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Creating Art Using Photo References

Updated on May 11, 2012
Dbro profile image

I am Diane Brown (dbro), an artist and illustrator living in Texas. I enjoy all phases of the creative process. Enjoy and comment!

This is the photo I used for the portrait
This is the photo I used for the portrait

The photo on the right is the one I used to do a portrait I was commissioned to do of a friend's husband and son. This photo is a great reference for the portrait - it shows father and son enjoying a common interest, making music. There is much to recommend this picture as a reference. I really like how the son is almost superimposed on the image and the father is framed by his son and the surrounding environment. I also really like all of the angular elements in this image. Diagonal lines in an artistic composition give an impression of dynamic action and excitement, as opposed to horizontal and vertical lines, which elicit calm, peaceful responses. This photo is a good reference, but there are aspects of it that need to be modified and edited. When creating a composition for a drawing or painting, the artist must make decisions about what parts of the reference photos need to be used, which need to be changed, and which need to be left out entirely. This hub will give some advice on making these decisions.

We as artists are often required to use photos as references for our art. Obviously, I couldn't create a portrait based on this scene without a photo of it, since I wasn't at the event when this photo was taken. Also, it would have been very difficult to make detailed drawings from this scene as it was happening. So much motion was going on! However, it would have been fun to be there with my sketchpad. I could have made some good gesture (quick) drawings to capture the sense of motion and excitement in this scene.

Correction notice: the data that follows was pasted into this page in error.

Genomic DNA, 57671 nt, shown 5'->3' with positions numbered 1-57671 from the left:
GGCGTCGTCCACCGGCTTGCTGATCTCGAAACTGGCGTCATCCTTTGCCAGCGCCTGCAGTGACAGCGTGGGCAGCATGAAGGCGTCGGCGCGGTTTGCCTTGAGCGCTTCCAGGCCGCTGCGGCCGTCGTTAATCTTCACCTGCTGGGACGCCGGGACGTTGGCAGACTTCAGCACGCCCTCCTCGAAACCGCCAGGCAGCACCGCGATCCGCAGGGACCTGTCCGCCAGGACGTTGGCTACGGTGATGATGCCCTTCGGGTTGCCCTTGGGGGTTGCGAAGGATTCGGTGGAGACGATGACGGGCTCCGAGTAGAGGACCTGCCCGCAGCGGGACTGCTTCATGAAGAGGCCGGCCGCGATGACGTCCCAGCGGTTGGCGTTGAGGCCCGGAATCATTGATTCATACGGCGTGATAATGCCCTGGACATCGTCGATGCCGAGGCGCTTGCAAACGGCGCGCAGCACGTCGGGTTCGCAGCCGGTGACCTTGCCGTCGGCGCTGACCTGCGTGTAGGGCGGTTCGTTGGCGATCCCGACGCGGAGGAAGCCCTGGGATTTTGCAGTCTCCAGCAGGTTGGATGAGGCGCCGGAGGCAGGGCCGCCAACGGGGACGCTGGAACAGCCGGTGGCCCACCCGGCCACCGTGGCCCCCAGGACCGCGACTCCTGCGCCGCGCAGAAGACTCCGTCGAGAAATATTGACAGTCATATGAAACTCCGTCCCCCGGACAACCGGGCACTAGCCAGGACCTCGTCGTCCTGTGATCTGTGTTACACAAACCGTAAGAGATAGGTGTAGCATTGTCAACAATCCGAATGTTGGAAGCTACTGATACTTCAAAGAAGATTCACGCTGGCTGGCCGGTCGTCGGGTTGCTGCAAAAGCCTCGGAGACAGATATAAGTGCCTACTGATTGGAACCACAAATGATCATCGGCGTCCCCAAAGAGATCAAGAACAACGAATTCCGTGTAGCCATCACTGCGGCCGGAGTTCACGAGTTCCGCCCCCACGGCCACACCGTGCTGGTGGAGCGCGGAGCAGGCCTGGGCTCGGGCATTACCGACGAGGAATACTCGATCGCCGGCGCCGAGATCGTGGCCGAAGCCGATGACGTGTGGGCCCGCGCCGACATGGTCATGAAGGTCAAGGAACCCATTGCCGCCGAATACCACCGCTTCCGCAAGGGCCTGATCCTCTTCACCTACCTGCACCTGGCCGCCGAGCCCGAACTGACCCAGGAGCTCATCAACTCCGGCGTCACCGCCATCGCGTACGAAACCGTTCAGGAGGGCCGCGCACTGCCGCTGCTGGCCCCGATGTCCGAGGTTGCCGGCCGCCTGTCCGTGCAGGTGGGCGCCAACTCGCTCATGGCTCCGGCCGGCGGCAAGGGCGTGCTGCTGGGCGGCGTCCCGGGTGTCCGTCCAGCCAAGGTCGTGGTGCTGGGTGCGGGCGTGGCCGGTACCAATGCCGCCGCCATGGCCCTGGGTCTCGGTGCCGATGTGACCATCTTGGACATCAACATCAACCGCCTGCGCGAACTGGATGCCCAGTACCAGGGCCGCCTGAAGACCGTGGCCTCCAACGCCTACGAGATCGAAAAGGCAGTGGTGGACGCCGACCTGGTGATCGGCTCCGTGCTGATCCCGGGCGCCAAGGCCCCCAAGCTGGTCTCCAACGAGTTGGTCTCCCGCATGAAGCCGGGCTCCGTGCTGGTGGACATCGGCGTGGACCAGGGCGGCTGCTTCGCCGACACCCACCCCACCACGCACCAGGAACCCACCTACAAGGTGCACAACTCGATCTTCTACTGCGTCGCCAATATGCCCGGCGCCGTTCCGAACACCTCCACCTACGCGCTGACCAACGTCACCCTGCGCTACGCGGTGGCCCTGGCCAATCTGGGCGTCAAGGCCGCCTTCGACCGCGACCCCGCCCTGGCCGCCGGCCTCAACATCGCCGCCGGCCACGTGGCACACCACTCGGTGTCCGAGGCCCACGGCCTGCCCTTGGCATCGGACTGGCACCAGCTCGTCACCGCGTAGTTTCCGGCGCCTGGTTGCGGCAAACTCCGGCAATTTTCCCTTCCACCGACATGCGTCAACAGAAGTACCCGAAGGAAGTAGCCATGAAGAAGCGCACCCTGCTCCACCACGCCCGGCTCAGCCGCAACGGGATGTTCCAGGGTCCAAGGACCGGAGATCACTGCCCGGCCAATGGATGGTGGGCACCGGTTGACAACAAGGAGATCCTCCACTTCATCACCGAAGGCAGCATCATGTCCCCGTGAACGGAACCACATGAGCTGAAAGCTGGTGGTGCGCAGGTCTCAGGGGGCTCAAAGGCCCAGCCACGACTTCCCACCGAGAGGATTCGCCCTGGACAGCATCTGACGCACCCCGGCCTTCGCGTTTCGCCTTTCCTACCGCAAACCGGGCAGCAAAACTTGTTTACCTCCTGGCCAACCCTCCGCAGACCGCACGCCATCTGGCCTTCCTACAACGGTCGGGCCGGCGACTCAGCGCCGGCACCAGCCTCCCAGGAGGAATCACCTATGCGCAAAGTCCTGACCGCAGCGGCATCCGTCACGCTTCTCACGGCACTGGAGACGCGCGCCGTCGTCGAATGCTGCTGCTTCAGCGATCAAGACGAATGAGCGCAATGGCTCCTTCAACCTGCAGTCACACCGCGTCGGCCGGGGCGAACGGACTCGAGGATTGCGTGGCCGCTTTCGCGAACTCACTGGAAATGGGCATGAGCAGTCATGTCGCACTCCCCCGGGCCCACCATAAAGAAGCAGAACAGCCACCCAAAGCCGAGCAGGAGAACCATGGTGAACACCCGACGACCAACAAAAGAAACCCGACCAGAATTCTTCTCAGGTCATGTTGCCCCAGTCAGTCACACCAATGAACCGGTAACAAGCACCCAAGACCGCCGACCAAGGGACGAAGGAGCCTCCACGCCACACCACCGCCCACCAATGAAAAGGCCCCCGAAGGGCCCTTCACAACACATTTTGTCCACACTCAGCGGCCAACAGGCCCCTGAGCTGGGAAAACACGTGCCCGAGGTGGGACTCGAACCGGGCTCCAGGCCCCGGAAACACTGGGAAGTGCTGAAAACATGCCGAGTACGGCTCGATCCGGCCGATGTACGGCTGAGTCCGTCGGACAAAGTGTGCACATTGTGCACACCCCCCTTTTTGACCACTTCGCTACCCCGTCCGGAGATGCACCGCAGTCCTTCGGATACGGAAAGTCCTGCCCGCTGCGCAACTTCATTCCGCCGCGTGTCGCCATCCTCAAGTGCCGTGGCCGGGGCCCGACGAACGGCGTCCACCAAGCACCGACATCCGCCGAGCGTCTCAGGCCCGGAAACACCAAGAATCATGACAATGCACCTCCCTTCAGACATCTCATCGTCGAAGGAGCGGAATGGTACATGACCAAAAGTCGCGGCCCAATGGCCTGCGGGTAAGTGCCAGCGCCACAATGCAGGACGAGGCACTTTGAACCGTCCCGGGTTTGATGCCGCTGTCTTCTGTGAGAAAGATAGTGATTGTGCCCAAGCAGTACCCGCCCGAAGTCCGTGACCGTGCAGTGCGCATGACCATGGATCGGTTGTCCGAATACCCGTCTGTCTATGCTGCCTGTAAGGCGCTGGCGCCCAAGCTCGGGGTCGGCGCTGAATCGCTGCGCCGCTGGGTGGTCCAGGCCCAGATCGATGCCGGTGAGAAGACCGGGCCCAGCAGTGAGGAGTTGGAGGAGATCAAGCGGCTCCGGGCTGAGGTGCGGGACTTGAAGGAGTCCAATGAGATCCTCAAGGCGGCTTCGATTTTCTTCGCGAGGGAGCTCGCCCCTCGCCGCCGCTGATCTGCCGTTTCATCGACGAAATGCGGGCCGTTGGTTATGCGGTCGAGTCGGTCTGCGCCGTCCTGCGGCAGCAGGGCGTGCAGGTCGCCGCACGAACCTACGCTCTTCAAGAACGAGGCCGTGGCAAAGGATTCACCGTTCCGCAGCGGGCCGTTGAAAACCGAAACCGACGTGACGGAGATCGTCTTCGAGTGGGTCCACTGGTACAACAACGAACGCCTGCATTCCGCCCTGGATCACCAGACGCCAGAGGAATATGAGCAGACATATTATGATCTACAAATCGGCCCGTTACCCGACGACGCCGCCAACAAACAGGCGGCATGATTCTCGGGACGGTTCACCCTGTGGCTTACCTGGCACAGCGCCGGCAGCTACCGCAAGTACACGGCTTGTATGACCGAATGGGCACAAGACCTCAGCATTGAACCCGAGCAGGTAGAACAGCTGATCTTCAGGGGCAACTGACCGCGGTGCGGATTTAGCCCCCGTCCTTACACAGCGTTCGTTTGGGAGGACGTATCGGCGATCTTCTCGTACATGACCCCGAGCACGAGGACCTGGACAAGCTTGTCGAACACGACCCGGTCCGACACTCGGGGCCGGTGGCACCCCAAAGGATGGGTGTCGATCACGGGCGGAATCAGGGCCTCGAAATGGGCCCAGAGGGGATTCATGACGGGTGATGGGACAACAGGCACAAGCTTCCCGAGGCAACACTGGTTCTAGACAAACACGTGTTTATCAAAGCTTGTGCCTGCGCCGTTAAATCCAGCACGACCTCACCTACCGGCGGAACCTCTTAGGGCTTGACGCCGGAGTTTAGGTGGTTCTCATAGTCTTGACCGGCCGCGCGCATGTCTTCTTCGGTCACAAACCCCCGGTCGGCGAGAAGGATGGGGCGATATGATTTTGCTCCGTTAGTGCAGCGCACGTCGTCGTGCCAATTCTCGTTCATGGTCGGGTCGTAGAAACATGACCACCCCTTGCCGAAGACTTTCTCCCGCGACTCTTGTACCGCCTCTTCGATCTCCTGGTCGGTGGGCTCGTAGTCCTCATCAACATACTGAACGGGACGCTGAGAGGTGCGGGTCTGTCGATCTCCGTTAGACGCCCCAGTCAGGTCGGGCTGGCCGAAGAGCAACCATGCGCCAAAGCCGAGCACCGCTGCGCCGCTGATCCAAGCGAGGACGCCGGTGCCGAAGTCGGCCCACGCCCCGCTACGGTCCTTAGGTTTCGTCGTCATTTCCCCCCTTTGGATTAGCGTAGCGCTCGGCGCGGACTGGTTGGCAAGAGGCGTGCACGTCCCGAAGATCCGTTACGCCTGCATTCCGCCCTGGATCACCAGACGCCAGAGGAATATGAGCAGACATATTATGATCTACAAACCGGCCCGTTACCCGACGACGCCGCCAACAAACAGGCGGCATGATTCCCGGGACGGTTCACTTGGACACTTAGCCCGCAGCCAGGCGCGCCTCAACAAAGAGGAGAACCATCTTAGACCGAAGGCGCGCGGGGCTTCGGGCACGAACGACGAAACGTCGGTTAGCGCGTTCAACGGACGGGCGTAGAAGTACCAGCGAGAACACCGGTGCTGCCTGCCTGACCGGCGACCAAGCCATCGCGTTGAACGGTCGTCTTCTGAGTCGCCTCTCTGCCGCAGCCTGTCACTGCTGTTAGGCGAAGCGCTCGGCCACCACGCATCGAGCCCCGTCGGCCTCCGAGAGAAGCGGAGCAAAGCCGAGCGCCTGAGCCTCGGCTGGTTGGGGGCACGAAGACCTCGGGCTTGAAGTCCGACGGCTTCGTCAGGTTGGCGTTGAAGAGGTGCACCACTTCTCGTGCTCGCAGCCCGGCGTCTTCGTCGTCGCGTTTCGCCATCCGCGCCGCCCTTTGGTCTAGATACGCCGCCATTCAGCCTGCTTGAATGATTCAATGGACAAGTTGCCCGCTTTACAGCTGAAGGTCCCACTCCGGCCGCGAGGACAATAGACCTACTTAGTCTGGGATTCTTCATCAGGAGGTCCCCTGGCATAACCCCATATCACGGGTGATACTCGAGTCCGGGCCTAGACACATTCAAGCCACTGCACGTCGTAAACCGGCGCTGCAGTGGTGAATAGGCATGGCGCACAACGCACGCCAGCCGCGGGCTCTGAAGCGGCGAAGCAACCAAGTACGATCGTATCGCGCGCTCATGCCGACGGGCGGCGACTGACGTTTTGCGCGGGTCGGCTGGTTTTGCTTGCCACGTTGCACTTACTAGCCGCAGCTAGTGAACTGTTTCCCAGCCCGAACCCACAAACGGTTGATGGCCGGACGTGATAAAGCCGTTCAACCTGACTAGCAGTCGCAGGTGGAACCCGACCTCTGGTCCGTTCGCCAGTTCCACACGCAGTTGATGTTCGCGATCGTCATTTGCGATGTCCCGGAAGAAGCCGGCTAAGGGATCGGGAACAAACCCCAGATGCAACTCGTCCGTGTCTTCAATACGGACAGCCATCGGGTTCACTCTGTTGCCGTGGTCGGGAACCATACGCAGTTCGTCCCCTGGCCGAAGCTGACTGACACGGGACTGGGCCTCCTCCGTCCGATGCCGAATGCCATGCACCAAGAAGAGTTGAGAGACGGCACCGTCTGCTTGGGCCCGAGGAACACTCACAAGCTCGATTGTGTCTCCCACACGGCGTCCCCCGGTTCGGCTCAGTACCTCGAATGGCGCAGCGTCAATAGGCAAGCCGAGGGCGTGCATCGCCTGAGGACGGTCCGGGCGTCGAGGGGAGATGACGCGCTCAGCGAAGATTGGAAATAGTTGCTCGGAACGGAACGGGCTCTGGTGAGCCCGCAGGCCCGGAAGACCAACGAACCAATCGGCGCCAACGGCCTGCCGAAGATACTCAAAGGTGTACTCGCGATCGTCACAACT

A Word of Caution

Before I go any further in this article, I must give a stern warning to artists who use photographs as references for their work. Under NO circumstances is it acceptable to use another person's photo for your work without their express permission. To do so would be infringing on that person's right to that image. The exception to this is if you are a "student" artist who is using the image solely for practicing and honing your skills. You must not otherwise use another person's image to create your own (without their permission), especially if you intend to sell this work. It is far better to take photos yourself for use in your artwork. In this age of digital photography, even the most challenged photographer (like myself) can manage to get very useful photos for their work.

The Initial Sketch

Jam Session, Pencil, 10 x 8"
Jam Session, Pencil, 10 x 8"

Making the Drawing

This is the most exciting time in the life of one of my projects - when the drawing first starts to take shape. At this point, I've roughed in the figures and the major shapes of the items in their environment. Since this is a portrait, I'm paying particular attention to the figures. I'm already working toward getting a likeness of the two individuals. To learn more about improving one's drawing skills as it pertains to portraiture, you may want to refer to my earlier published hubs, The Road Map to a Proportional Face for Portrait Artists, and The Road Map to a Proportional Face in Portraiture - Profile.

If you compare my drawing to the reference photo, you can see that I have made some decisions about the composition of the drawing. I have chosen to emphasize the diagonal elements in this scene. I changed the angle of the guitar or banjo neck that extends into the picture on the left. I also changed the tree in the background so that it presents a more forceful diagonal counterpoint to the strong diagonal of the slope of the roof. I did this to lead the eye back into the drawing, rather than have the viewer's eye leave the drawing by following that roof slope. You can see the longest branch from the tree almost points right back at the son's hat to start the eye roving over the picture again. Clever, no?